Mold and the Insurance Industry

Mold and the Insurance Industry

April 2005

Concern about the consequences of mold contamination has become one of today’s top subjects. The implications of the emerging mold issue for insurance and the economy are serious.

From the insurance perspective, damage from mold, like rust, rot and mildew is specifically excluded in standard homeowners and commercial property policies. Mold contamination is covered under these policies only if it is the result of a covered peril. For example, the costs of cleaning up mold caused by water from a burst pipe are covered under the policy because water damage from a burst pipe is a covered peril.

But mold caused by water from excessive humidity, leaks, condensation or flooding is a maintenance issue for the property owner, like termite or mildew prevention, and is not covered by the policy. Most people routinely clean up mold before it grows large enough to become a hazard. Caught early, mold usually can be removed by a thorough cleaning with bleach and water.

While mold has been around for millennia, the number of mold claims submitted to insurers increased significantly. But if insurers are now going to be asked to pay claims for something that is not covered in the policy, the price of insurance will inevitably rise. Should the longstanding coverage exclusion for mold be eroded by jury verdicts or judicial interpretations, the basic premises on which the property insurance contract is based will be reversed, and the economic consequences will be severe. To prevent this, corrective action by regulators and legislators is being taken.

To avoid confusion, many insurers are now inserting clarifying language in their homeowners and commercial property policies. Some companies may decide to cover all mold claims and price the policy accordingly. Others may exclude mold, but offer an attachment to the policy, called an endorsement, that allows you to add the coverage. Still other companies may provide a tighter definition of what is and what is not covered. While some may prefer to create an absolute exclusion. Most major insurers have announced some form of restriction on writing water damage policies.

As to mold in general, there are more than 100,000 species of mold of which at least 1,000 are common in the United States. According to the Center for Disease Control (CDC), there is always a little mold everywhere – in the air and on many surfaces. The CDC suggests people should take routine measures to prevent mold growth in the home and in commercial structures, usually by stopping the accumulation of moisture.

Property owners should be aware that mold should be cleaned up as soon as it appears. Keep in mind that mold cannot grow without access to moisture. The most effective way to treat mold is to immediately correct underlying water damage and clean the affected area.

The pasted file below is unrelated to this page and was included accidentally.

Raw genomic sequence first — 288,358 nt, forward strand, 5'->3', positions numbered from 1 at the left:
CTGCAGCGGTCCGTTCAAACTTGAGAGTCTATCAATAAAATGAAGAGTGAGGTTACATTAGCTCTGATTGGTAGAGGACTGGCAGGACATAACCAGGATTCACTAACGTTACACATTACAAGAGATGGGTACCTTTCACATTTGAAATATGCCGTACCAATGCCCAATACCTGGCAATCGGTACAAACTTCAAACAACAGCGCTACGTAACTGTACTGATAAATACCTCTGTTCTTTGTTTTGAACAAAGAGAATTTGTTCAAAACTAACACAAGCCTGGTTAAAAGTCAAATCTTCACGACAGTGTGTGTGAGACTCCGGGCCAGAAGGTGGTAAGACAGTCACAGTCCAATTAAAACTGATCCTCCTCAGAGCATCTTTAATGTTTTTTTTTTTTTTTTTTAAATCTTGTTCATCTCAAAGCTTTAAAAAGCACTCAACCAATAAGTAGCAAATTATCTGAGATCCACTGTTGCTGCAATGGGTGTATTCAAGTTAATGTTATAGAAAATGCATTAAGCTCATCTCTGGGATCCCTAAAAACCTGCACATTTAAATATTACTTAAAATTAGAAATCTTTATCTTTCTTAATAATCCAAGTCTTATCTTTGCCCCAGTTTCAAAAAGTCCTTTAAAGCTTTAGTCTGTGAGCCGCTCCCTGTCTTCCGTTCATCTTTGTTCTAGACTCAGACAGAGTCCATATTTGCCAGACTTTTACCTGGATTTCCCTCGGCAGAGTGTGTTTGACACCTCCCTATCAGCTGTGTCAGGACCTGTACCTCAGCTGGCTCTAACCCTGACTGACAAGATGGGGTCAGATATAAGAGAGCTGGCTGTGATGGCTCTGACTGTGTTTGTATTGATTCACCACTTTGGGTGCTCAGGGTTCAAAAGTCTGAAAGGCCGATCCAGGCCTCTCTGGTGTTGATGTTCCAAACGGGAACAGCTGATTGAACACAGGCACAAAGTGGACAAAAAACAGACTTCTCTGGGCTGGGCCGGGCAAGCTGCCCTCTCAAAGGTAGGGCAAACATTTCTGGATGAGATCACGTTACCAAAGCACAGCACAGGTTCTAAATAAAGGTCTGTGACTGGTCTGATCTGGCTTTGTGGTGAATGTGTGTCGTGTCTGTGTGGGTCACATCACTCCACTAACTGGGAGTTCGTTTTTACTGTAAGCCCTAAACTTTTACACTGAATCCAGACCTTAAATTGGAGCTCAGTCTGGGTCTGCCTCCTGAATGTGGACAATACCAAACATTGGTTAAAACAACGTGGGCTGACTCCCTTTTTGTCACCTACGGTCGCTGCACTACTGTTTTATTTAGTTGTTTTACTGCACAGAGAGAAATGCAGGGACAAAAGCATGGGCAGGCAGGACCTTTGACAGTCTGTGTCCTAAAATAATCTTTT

The common health concerns from molds include hay fever-like allergic symptoms, the CDC reports. Certain individuals with chronic respiratory disease may experience difficulty breathing. Individuals with immune suppression may be at increased risk for infection from molds. Anyone with these conditions should consult a qualified medical clinician. There are very few reports that molds containing certain mycotoxins inside buildings can cause unique or rare health conditions and a causal link between the mold and these conditions has not been proven, the CDC says.

 

December 19 Ballard Court Decision

On December 19 a state appeals court in Texas reduced a jury award of $32 million in a closely watched mold-damage lawsuit against Farmers Insurance Company to $4 million plus interest and legal fees. Melinda Ballard filed a lawsuit in an attempt to force the insurer to cover water and mold damage in her 22-room house in Dripping Springs, Texas. The Third District Court of Appeals upheld a $4 million award for actual damages but dismissed the $17 million awarded for mental anguish and punitive damages. The appeals court agreed that an affiliate of the insurance company violated the state's Deceptive Trade Practices Act but decided that the company had not committed fraud and had treated the policyholder fairly. The appeals court also ordered the $8.9 million award for legal fees to be recalculated.

You can download the full text PDF file of the court decision by clicking on the link below:

Download/View File: December 19 Ballard Court Decision (PDF File) (111 K)